KNIGHTS OF THE TEMPLAR MEMBER IN SAN FRANCISCO, CALIFORNIA

TEMPLAR KNIGHT_0001The previous owner of this photograph asserted that the subject of this image is dressed in the uniform of  the “Knights of the Templar”. Note the gentleman’s sword , gloves, belt, sash, and feathered hat.  The Knights of the Templar was a fraternal group that originated shortly after the first crusade. To view other photographs of members of this organization, enter “templar” on this sites search box.  This image was produced by Rieman & Company which was located in San Francisco. The photograph is larger than a cabinet card. It measures 5″x8″.  Advertising on the reverse of the card includes the quote “Rieman’s Babies” and  “When Others Fail, Try Rieman”. These boastful statements refer to Rieman’s general photographic prowess as well as his special talent for the difficult task of photographing babies. To view other photographs by Rieman and to learn more about him, click on cabinet card gallery’s category “Photographer: Rieman”.

“DA VINCI CODE” CABINET CARD: KNIGHTS OF THE TEMPLAR MAN IN BOSTON, MASSACHUSETTS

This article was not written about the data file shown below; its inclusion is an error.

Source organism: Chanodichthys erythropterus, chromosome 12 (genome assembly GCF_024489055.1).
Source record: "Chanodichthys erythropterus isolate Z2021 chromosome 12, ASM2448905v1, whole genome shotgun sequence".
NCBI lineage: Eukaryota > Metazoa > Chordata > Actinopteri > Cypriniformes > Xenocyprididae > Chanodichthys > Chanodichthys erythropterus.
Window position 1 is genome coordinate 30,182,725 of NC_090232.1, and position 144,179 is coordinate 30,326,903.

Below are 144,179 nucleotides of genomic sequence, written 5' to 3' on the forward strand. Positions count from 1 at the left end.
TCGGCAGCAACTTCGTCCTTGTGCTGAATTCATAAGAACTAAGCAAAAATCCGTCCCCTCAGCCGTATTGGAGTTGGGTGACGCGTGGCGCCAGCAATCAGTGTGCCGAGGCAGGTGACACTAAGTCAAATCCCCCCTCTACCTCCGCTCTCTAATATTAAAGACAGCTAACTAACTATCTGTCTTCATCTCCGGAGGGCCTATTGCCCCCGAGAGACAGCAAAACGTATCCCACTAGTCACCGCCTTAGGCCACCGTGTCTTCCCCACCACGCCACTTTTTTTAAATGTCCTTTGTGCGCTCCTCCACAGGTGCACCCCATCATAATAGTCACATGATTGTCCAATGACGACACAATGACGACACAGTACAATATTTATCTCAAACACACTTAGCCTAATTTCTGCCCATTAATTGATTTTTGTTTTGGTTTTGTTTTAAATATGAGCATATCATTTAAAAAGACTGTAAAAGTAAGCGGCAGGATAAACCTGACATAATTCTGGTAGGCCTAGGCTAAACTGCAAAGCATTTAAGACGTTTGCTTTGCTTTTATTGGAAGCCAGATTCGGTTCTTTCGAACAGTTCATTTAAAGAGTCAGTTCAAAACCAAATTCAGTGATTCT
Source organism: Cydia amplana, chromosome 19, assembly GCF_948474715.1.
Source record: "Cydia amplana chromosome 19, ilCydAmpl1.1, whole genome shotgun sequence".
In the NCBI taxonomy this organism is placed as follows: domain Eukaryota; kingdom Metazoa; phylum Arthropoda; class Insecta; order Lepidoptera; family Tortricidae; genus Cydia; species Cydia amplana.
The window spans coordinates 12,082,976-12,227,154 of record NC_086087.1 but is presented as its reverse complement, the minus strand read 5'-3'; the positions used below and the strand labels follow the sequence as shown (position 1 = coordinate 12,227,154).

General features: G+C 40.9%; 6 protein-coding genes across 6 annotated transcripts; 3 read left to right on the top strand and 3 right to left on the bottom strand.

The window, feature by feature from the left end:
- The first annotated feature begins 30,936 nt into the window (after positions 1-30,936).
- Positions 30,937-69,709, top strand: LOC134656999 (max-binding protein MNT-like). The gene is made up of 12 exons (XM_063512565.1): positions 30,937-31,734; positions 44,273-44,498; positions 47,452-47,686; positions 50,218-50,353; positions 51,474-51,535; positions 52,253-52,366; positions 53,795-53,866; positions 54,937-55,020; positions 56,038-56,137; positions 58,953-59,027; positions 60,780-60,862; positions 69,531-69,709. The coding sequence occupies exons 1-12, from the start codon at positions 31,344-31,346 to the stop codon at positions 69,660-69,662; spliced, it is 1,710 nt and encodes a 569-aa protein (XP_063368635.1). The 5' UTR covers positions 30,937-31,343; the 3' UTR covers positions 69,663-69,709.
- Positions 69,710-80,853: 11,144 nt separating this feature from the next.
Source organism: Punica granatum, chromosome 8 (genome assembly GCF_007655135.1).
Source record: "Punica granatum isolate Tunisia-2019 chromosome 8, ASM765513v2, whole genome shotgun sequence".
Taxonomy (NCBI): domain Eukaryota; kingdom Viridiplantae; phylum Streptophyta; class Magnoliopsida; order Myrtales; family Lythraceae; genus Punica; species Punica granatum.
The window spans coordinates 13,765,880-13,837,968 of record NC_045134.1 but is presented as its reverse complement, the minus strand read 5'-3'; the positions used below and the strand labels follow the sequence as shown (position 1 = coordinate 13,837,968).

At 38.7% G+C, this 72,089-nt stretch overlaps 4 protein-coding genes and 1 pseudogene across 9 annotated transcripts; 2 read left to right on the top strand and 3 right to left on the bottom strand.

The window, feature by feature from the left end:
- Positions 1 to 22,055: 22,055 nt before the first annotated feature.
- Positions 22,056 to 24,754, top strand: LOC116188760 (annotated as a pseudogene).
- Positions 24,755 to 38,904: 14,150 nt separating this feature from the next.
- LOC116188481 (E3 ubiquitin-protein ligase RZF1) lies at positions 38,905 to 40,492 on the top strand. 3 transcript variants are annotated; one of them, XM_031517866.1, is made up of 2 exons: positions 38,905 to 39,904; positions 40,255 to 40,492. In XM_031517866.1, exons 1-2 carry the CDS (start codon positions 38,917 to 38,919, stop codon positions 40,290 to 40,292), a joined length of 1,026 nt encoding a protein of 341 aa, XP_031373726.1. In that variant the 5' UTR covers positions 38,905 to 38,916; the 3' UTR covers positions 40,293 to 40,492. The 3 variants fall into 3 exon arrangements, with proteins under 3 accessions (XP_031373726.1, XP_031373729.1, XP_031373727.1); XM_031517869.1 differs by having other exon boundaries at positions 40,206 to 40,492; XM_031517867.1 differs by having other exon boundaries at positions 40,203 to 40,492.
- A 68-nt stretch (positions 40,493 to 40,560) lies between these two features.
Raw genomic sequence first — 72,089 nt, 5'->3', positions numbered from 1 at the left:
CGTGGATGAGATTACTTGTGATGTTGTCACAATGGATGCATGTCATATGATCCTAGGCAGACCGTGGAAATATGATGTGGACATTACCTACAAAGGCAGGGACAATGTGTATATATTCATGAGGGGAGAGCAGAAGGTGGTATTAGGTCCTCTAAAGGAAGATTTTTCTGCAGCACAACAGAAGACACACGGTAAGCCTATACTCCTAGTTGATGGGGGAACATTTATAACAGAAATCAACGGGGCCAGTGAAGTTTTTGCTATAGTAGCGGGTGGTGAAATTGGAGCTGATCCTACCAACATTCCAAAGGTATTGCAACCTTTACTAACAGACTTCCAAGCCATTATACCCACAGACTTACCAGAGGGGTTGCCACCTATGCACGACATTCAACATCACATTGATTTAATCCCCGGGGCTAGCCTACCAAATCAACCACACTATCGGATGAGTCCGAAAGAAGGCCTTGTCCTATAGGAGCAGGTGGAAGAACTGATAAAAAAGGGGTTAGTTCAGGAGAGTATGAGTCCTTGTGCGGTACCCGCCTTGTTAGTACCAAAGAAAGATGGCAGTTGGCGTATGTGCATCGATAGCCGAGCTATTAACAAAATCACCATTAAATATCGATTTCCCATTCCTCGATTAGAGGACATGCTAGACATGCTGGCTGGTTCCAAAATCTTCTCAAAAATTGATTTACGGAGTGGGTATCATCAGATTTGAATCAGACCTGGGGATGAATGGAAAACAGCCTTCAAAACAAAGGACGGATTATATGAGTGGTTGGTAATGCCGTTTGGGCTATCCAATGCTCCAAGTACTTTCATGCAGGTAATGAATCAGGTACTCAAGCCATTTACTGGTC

This cabinet card is an image of a gentleman dressed in his fraternal organization uniform. He has badges on his sash as well as on his jacket. Two of the badges have words on them that can be deciphered. The lower badge on his sash states “In Hoc Signo Vinces” which is the latin rendering of the Greek phrase, “with this as your standard you shall have victory”. This motto has been used on many coat of arms and banners including those belonging to families, cities, regiments, sport teams, and even pall mall cigarettes. More relevant to this photograph, the motto appears on the “Knight Templar Cross” in the York Rite branch of free masonry.  The second readable badge is the one located below the gentleman’s left shoulder. The badge states the name “Hugues De Payens”. Hugues De Payens (1070-1136) was a frankish knight who was the cofounder and first Grandmaster of the Knights Templar. This cabinet card conjures up thoughts of the “Da Vinci Code”. The photographer of this cabinet card is Conly of Boston, Massachusetts. Charles F. Conly went looking for a job at age 20 and found a help wanted sign in the window of famed Boston photographer, Warren (see category Photographers: Warren). Ten years later he succeeded Warren as the proprietor of the studio. He had a meteoric rise from office boy to entrepreneur. At the beginning of his career he spent some time in the theatrical profession and he thus became the favorite photographer of Boston’s theatrical performers. Conly’s obituary appears in the 1893 edition of Anthony’s Photographic Bulletin. Interestingly, the article states that Conly was a prominent secret society man and that delegations from the Elks, Odd Fellows and the Royal Arcanum and Columbian Lodge of Masons were represented at his funeral. To view other photographs by Conly, click on the category “Photographer: Conly”.